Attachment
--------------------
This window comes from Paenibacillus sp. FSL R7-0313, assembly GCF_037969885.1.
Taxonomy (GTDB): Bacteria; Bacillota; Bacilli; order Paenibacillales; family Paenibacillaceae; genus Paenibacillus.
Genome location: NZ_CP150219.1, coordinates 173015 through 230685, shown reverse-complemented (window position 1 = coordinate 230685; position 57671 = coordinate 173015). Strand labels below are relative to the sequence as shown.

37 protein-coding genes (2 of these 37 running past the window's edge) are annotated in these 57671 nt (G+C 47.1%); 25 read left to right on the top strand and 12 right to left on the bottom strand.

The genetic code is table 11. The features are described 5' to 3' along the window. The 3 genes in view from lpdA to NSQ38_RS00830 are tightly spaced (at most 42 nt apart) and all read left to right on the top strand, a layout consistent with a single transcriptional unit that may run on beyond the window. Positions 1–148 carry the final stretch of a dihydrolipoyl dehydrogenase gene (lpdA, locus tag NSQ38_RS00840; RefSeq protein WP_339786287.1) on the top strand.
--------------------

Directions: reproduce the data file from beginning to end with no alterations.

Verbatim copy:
This window comes from Paenibacillus sp. FSL R7-0313, assembly GCF_037969885.1.
Taxonomy (GTDB): Bacteria; Bacillota; Bacilli; order Paenibacillales; family Paenibacillaceae; genus Paenibacillus.
Genome location: NZ_CP150219.1, coordinates 173015 through 230685, shown reverse-complemented (window position 1 = coordinate 230685; position 57671 = coordinate 173015). Strand labels below are relative to the sequence as shown.

37 protein-coding genes (2 of these 37 running past the window's edge) are annotated in these 57671 nt (G+C 47.1%); 25 read left to right on the top strand and 12 right to left on the bottom strand.

The genetic code is table 11. The features are described 5' to 3' along the window. The 3 genes in view from lpdA to NSQ38_RS00830 are tightly spaced (at most 42 nt apart) and all read left to right on the top strand, a layout consistent with a single transcriptional unit that may run on beyond the window. Positions 1–148 carry the final stretch of a dihydrolipoyl dehydrogenase gene (lpdA, locus tag NSQ38_RS00840; RefSeq protein WP_339786287.1) on the top strand.